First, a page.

Driving While Under the Influence of an Impairing Substance

by | Mar 21, 2018 | Blog Posts, DWI, NC Criminal Defense

DWI – Impairing Substances under the influence of an impairing substance

When most people think of DWI, they think of alcohol. It is true that a BAC concentration of .08 or greater is the most common way in which North Carolina charges a person with DWI. However, there are other ways in which a person can be charged with DWI in North Carolina. In addition to having a BAC of .08 or greater a person can be charged with DWI if they drive in one of the following ways:

  • With any amount of a Schedule I controlled substance, as listed in C.G.S. 90-89, or its metabolites in his blood or urine.
    • For example, heroin or peyote.
  • While under the influence of an impairing substance, meaning:
    • The DWI suspect must be impaired AND,
    • The impairment must be caused by an impairing substance.

What is an impairing substance with regard to DWI?

Generally, the following substances are considered impairing substances:

  • Alcohol;
  • A controlled substance under Chapter 90;
  • Any drug or psychoactive substance capable of impairing a person’s physical or mental faculties; or
  • Any combination of these substances.

This can include prescription medications, even if they are lawfully prescribed. It can also include over the counter medications. The deciding factor in determining what is considered an “impairing substance” for purposes of DWI charges in NC is the affect that the substance has on the body.

A person is under the influence of an impairing substance when:

  • That person’s physical faculties are appreciably impaired
  • That person’s mental faculties are appreciably impaired
  • That person’s physical and mental faculties are both appreciably impaired

The state must provide evidence of an impairing substance. It does not, however, have to prove a specific substance.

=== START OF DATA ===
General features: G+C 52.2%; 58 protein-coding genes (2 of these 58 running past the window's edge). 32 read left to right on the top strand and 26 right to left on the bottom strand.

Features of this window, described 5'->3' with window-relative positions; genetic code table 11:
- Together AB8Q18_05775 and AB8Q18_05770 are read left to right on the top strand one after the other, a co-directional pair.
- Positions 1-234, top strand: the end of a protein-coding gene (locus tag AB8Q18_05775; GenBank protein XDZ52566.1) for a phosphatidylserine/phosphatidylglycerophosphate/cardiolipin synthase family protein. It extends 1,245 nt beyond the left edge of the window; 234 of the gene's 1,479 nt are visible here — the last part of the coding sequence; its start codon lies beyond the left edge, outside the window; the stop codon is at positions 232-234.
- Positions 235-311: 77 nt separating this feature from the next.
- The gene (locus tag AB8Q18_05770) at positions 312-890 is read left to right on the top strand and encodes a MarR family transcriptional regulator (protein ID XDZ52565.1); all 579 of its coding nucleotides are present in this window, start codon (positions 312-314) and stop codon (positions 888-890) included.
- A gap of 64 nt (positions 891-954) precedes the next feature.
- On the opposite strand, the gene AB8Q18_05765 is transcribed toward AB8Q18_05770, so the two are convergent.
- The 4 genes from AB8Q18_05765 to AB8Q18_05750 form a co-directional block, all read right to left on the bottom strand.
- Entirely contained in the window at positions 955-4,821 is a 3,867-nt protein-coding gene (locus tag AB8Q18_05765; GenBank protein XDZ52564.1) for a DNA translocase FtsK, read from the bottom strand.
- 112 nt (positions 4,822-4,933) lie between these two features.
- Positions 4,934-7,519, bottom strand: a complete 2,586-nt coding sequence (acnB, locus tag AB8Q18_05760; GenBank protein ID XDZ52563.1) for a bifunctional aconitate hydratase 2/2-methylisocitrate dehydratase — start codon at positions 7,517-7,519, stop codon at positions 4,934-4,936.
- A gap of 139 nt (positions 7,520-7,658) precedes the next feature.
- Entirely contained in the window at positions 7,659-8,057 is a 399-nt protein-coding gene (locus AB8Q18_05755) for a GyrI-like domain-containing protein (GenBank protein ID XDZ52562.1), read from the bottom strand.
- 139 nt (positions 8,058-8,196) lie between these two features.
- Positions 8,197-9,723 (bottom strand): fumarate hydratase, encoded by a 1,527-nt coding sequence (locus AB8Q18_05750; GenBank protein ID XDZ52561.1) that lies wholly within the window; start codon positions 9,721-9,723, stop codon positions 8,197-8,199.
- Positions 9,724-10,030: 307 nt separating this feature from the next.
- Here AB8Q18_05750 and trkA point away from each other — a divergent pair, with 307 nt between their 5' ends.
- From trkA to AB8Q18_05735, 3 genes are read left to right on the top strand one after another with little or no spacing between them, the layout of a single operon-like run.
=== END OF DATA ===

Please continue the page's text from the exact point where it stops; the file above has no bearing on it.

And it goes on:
How does the state provide evidence that someone was under the influence of an impairing substance? Some ways include:

  • Chemical analysis combined with testimony from the chemical analyst
  • Chemical analysis combined with expert testimony
  • Opinion testimony from an experienced officer that testifies that, based on his experience, he believed the DWI defendant to be under the influence of some drug.
  • Defendant’s admission combined with officer testimony:
    • For example, an experienced officer testifies that the DWI defendant appeared to be under the influence of a drug and that the defendant told the officer that the defendant had taken some pain medication.

If you have been charged with a DWI/DUI in North or South Carolina, contact a criminal defense lawyer to discuss your options. The attorneys at Gilles Law provide free consultations for DWI. Call today: 980-272-8438.

DISCLAIMER – This forum is intended for general questions and comments about the particular law or topic. Comments are public and are not protected by confidentiality or attorney-client privilege; therefore, they can be used against you in court. Please refrain from revealing your identify or specifics about any actual criminal case. No attorney-client relationship is created in this forum.

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